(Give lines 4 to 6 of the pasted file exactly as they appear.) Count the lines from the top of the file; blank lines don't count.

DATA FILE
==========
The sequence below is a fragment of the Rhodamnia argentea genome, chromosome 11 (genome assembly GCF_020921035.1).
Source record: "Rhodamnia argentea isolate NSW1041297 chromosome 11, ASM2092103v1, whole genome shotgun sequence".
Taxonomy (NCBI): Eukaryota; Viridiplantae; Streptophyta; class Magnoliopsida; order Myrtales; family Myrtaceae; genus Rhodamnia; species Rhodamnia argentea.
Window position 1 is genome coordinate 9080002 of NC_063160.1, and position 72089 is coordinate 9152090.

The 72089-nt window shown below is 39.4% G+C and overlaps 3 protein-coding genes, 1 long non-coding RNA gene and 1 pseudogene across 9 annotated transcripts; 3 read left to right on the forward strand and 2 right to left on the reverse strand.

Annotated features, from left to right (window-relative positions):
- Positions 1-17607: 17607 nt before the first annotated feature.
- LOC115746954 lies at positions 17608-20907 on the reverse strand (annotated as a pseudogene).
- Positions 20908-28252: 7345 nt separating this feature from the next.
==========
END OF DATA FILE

Window position 1 is genome coordinate 9080002 of NC_063160.1, and position 72089 is coordinate 9152090.

The 72089-nt window shown below is 39.4% G+C and overlaps 3 protein-coding genes, 1 long non-coding RNA gene and 1 pseudogene across 9 annotated transcripts; 3 read left to right on the forward strand and 2 right to left on the reverse strand.

Annotated features, from left to right (window-relative positions):